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Circ Res. 2015 Aug 14;117(5):413-23. doi: 10.1161/CIRCRESAHA.115.306337. Epub 2015 Jun 23.

Deciphering the Epigenetic Code of Cardiac Myocyte Transcription.

Author information

1
From the Institute of Experimental and Clinical Pharmacology and Toxicology (S.P., M.S., C.K., L.H., R.G.), and Bioinformatics Group, Department of Computer Science (B.A.G., R.B.), University of Freiburg, Freiburg, Germany; Institute of Physiology I, Life and Brain Center, University of Bonn, Bonn, Germany (A.R., M.H., B.K.F.); Pharma Center Bonn, Bonn, Germany (B.K.F.); and BIOSS Centre for Biological Signaling Studies, University of Freiburg, Freiburg, Germany (L.H.).
2
From the Institute of Experimental and Clinical Pharmacology and Toxicology (S.P., M.S., C.K., L.H., R.G.), and Bioinformatics Group, Department of Computer Science (B.A.G., R.B.), University of Freiburg, Freiburg, Germany; Institute of Physiology I, Life and Brain Center, University of Bonn, Bonn, Germany (A.R., M.H., B.K.F.); Pharma Center Bonn, Bonn, Germany (B.K.F.); and BIOSS Centre for Biological Signaling Studies, University of Freiburg, Freiburg, Germany (L.H.). ralf.gilsbach@pharmakol.uni-freiburg.de lutz.hein@pharmakol.uni-freiburg.de.

Abstract

RATIONALE:

Epigenetic mechanisms are crucial for cell identity and transcriptional control. The heart consists of different cell types, including cardiac myocytes, endothelial cells, fibroblasts, and others. Therefore, cell type-specific analysis is needed to gain mechanistic insight into the regulation of gene expression in cardiac myocytes. Although cytosolic mRNA represents steady-state levels, nuclear mRNA more closely reflects transcriptional activity. To unravel epigenetic mechanisms of transcriptional control, cell type-specific analysis of nuclear mRNA and epigenetic modifications is crucial.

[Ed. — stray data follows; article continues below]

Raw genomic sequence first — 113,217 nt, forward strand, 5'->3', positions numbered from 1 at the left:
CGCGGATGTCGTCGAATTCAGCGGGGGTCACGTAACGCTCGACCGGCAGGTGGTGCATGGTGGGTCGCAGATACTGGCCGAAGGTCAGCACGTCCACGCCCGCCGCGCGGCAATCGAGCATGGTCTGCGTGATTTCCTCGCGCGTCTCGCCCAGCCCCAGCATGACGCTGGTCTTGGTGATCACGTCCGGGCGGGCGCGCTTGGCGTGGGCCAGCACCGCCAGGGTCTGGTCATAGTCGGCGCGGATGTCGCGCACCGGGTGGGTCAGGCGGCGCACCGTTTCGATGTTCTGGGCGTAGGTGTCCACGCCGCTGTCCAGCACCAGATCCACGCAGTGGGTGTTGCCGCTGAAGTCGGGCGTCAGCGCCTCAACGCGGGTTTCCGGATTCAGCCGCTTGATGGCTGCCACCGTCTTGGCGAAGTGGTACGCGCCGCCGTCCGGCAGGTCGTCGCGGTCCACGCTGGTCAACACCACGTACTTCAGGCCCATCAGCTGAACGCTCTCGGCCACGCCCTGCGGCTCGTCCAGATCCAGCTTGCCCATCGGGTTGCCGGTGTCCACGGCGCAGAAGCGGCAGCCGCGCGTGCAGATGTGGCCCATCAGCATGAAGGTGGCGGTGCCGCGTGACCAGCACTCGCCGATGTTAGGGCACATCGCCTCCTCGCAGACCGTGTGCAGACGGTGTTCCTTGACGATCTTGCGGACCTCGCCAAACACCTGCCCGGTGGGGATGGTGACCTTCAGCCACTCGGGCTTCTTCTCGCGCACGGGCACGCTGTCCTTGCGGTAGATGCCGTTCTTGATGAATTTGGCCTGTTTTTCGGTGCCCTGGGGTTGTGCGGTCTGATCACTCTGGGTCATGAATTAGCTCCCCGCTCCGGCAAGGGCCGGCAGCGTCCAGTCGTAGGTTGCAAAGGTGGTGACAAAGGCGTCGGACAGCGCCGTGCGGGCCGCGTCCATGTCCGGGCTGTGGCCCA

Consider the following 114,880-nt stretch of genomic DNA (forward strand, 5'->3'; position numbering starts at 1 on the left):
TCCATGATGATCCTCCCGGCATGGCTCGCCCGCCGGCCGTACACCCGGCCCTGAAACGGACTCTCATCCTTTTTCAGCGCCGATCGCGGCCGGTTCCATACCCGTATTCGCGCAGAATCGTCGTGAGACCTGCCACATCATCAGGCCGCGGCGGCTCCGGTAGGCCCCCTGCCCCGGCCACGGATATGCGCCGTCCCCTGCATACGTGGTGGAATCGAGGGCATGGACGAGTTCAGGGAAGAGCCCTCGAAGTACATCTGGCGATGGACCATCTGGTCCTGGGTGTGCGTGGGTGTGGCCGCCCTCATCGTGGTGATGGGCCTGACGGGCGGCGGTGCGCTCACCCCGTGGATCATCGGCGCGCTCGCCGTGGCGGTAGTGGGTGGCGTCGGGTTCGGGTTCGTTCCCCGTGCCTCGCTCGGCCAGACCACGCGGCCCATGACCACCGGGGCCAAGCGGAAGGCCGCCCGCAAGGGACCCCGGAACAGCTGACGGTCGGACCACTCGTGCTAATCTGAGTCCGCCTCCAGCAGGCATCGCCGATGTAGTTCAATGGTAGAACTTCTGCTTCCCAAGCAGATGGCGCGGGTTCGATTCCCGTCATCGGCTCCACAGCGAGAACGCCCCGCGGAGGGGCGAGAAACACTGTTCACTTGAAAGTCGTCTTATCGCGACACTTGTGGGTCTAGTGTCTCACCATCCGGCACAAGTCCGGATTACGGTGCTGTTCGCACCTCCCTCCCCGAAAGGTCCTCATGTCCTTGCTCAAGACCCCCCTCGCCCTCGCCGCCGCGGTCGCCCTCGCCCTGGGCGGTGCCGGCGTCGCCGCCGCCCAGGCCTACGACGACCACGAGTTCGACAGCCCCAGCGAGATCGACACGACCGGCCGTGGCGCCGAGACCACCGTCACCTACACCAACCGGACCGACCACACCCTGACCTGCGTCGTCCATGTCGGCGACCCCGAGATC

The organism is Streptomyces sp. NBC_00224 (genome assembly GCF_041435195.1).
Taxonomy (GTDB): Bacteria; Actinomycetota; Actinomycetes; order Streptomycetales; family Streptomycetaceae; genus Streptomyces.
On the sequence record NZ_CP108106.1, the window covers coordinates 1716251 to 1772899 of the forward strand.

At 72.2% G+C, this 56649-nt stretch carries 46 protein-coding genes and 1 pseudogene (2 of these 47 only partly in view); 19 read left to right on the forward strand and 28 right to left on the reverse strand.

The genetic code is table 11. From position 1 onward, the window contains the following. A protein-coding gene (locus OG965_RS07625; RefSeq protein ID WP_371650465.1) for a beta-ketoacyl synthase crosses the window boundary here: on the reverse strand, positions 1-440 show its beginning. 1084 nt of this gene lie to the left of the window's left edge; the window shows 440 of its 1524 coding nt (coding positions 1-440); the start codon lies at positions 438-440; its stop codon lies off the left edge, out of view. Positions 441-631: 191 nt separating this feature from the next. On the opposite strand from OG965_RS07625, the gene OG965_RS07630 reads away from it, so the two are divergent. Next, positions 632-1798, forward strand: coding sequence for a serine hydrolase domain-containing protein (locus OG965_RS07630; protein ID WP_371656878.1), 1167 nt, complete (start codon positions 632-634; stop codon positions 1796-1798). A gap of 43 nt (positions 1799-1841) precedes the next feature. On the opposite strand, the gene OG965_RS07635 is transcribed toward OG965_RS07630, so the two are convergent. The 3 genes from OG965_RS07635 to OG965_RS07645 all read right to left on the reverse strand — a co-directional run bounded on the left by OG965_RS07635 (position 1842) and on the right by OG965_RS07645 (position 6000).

OBJECTIVE:

The aim was to purify cardiac myocyte nuclei from hearts of different species by magnetic- or fluorescent-assisted sorting and to determine the nuclear and cellular RNA expression profiles and epigenetic marks in a cardiac myocyte-specific manner.

METHODS AND RESULTS:

Frozen cardiac tissue samples were used to isolate cardiac myocyte nuclei. High sorting purity was confirmed for cardiac myocyte nuclei isolated from mice, rats, and humans. Deep sequencing of nuclear RNA revealed a major fraction of nascent, unspliced RNA in contrast to results obtained from purified cardiac myocytes. Cardiac myocyte nuclear and cellular RNA expression profiles showed differences, especially for metabolic genes. Genome-wide maps of the transcriptional elongation mark H3K36me3 were generated by chromatin-immunoprecipitation. Transcriptome and epigenetic data confirmed the high degree of cardiac myocyte-specificity of our protocol. An integrative analysis of nuclear mRNA and histone mark occurrence indicated a major impact of the chromatin state on transcriptional activity in cardiac myocytes.

CONCLUSIONS:

This study establishes cardiac myocyte-specific sorting of nuclei as a universal method to investigate epigenetic and transcriptional processes in cardiac myocytes of different origins. These data sets provide novel insight into cardiac myocyte transcription.

KEYWORDS:

cardiac myocyte; epigenetics; histone modifications; nuclear RNA; transcriptome

PMID:
26105955
DOI:
10.1161/CIRCRESAHA.115.306337
[Indexed for MEDLINE]

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